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5 Ways You May Be Hurting Your Holiday Profits Investing a lot of effort servicing unprofitable customers or selling unprofitable products can be disastrous.

By Dawn Fotopulos

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Last year the sales numbers came in strong for the fourth quarter, but there was only one problem: as revenues rose, profits plummeted. How does that happen?

When small businesses invest a lot of effort servicing unprofitable customers or selling unprofitable products, holiday promotions can have disastrous financial outcomes.

Related: What's in Store for Christmas? Depends Who You Ask.

Who in their right mind would do this? Millions of small-business owners who have no idea which products or customers are profitable. Here are five tips to help grow revenues and profit simultaneously this holiday season.

1. Don't lower price just to sell more.

Lowering prices to sell more units is easy to do, but can destroy profits. Sell on value such as convenience, uniqueness or after-sales service support. Lowering price usually attracts a price sensitive, non-loyal customer who will never buy from you again.

Focusing on other ways to get more people into your store usually means more client hand-holding, but it may be worth it in the long run.

2. Don't give away a dollar for a dollar in promotions.

If you want to bless your customers during the holidays or incent them to buy from you, give them something that costs you $5 that represents a $10 value to them. One boutique owner I worked with wanted to give her best customers a 20 percent discount on everything. She was essentially putting her profit and loss statement on life support by directly sacrificing revenues.

I suggested the next time a loyal customer came in, give her a scarf or belt as a gift. The customer received the $100 gift that only cost the boutique owner $50. That's a lot less money to invest in an important customer relationship than the $400 the owner would have sacrificed had she offered the 20 percent discount.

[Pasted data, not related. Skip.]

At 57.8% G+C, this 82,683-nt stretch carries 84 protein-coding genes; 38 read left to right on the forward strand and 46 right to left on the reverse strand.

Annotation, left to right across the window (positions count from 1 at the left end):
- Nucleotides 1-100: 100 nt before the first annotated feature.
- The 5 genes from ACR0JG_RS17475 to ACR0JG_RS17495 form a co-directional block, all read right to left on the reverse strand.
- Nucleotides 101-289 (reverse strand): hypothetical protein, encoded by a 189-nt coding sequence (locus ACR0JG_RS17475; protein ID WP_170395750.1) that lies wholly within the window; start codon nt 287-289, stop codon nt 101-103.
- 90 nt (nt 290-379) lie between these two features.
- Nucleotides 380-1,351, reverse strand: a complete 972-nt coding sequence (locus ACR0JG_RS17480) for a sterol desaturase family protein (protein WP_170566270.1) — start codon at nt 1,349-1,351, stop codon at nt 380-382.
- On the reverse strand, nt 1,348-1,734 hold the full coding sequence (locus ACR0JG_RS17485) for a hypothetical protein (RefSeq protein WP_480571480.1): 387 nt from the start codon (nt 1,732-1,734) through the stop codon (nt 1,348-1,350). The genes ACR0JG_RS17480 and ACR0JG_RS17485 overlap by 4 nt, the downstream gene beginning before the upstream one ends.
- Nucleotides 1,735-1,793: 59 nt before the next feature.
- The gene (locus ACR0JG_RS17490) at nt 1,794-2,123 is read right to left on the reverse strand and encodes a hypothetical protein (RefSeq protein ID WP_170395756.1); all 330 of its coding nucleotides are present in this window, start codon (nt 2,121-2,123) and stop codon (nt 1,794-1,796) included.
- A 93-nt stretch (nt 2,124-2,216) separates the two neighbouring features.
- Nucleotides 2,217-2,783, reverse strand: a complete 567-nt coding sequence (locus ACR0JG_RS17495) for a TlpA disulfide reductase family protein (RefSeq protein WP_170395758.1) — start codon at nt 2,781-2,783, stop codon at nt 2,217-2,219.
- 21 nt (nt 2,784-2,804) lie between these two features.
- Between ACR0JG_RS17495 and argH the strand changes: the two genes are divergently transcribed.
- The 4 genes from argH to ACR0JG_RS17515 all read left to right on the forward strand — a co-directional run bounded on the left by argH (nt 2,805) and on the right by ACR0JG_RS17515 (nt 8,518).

The beauty is, the relationship with the loyal customer is stronger than ever.

3. Don't worry about finding new customers. Leverage existing customers.

Time is of the essence for everyone at the end of the year, including your customers. If you're spending too much time trying to close new business, you'll miss the important relationships already in your ecosystem.

Related: Rid Your Business of Zombie Stock Before the Holidays

Most small-business owners invest very little time reaching out to existing customers. Did you know that according to the Harvard Business Review, a 5 percent improvement in the retention of a profitable customer can improve profits from 25 to 85 percent? Don't miss this opportunity.

4. Focus on high-margin items and services in the fourth quarter.

Not every product or service you sell has the same gross profit. What does this matter? Because if you had the choice to sell one T-shirt that delivers $10 in gross profit or one pair of jeans that delivers $20 in gross profit, focus on the jeans.

You need to know what the gross profit is of every product or service you sell. If you don't know, ask your bookkeeper or accountant to pull a report that will show you. Promotions should always focus on the higher gross-margined products, that way, for every product you sell, you'll be protecting the bottom line too.

5. Make it easy for customers to find and buy from you online.

It sounds pretty basic, but you'd be amazed at how many business websites don't make it easy for customers to complete a transaction online. The navigation is poor, load time is slow or the transaction connections with the payment provider are not smooth and seamless.

Have three people test your site to make sure you don't lose more than half of the sales that are attempted. It's hard to believe, but many sites lose as much as 60 percent of their revenues due to visitors that abandon transactions.

If your website offers fewer features and fewer products but easier navigation and sales completion, your revenues and profits will win the day for your small business.

The National Retail Federation estimates that 20 to 40 percent of sales happen within the last two months of the year. Optimize this selling period by following these five tips. By making these few small adjustments, small-business owners can make sure to maximize profits, and end the year strong.

Related: How to Get People to Stop Ditching Their Online Shopping Cart
Dawn Fotopulos

Founder of

Dawn Fotopulos is the associate professor of business at The King’s College, the founder of and author of Accounting for the Numberphobic: A Survival Guide for Small Business Owners (AMACOM). As an experienced entrepreneur and small-business turnaround expert she has rescued hundreds of small businesses from financial disaster. She has been featured on MSNBC’s Your Business and at the New York Times Small Business Summit.

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